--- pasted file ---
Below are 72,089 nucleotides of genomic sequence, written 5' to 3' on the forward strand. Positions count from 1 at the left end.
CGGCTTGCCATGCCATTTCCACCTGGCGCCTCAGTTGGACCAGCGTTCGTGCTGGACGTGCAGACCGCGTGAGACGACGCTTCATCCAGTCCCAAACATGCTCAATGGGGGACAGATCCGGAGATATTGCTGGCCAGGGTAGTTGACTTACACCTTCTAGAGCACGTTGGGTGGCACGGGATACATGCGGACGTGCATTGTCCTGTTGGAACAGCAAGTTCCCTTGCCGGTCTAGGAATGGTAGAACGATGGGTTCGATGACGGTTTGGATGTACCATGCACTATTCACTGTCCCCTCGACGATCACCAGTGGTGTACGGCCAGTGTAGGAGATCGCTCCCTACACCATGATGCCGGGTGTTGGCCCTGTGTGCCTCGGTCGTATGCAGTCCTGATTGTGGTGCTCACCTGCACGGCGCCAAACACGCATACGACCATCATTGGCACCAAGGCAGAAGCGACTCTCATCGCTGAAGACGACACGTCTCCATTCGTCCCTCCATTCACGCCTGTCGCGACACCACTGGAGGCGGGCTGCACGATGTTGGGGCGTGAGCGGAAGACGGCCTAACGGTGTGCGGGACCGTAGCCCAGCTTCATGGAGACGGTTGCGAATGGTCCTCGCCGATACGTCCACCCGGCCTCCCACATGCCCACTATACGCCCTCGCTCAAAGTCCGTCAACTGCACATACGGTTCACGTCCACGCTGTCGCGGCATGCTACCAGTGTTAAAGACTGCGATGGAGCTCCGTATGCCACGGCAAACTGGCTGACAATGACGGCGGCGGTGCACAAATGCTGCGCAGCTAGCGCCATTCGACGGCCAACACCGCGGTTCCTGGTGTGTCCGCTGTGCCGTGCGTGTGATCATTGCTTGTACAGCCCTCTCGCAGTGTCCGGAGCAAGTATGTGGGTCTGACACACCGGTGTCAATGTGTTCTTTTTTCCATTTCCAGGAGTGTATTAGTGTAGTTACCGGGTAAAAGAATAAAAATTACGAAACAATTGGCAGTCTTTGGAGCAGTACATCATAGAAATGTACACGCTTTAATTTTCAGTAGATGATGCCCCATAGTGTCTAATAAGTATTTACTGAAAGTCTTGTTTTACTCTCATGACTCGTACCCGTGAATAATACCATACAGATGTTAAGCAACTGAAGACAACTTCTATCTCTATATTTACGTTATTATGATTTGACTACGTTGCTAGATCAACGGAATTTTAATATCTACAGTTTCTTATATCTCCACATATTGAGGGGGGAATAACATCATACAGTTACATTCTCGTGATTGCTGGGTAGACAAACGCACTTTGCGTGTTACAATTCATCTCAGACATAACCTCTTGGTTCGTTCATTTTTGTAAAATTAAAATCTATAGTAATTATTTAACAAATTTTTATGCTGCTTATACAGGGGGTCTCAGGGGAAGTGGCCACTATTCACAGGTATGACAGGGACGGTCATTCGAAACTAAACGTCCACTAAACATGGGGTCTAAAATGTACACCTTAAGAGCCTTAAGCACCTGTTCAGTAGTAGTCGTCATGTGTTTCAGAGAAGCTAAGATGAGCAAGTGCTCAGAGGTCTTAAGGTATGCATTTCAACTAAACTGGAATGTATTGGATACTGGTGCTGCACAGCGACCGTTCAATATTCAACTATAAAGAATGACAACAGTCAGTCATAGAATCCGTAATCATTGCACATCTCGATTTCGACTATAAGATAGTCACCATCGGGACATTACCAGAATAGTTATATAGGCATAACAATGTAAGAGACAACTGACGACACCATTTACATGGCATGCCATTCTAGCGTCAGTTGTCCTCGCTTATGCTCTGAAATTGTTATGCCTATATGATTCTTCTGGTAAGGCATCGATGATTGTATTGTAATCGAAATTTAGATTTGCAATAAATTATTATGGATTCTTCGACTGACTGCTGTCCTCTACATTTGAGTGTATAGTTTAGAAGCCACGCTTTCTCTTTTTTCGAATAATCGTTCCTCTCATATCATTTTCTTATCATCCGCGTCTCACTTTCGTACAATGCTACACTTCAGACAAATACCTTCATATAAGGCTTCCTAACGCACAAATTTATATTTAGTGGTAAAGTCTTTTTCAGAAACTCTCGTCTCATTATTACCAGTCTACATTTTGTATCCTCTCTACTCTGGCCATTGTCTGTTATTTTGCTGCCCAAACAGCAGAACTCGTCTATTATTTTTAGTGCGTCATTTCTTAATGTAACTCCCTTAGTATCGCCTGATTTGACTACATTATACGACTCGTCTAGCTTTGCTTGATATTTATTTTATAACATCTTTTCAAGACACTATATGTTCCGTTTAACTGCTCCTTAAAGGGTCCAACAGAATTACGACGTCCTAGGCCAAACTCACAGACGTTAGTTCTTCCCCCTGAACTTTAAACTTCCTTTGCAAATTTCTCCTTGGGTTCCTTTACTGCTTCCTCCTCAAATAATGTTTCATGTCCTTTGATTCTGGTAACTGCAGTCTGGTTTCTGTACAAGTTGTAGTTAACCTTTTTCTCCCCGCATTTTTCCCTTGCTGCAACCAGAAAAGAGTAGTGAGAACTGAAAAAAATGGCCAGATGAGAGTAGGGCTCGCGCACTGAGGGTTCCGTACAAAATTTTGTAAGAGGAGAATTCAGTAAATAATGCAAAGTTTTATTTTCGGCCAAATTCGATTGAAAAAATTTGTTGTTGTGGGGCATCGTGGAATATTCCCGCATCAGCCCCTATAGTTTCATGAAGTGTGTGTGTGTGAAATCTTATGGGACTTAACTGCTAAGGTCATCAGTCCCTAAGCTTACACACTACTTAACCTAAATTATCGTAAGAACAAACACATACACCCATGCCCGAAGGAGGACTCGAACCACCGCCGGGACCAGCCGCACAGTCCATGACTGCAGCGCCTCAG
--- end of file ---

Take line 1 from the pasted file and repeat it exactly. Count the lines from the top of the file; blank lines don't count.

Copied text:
Below are 72,089 nucleotides of genomic sequence, written 5' to 3' on the forward strand. Positions count from 1 at the left end.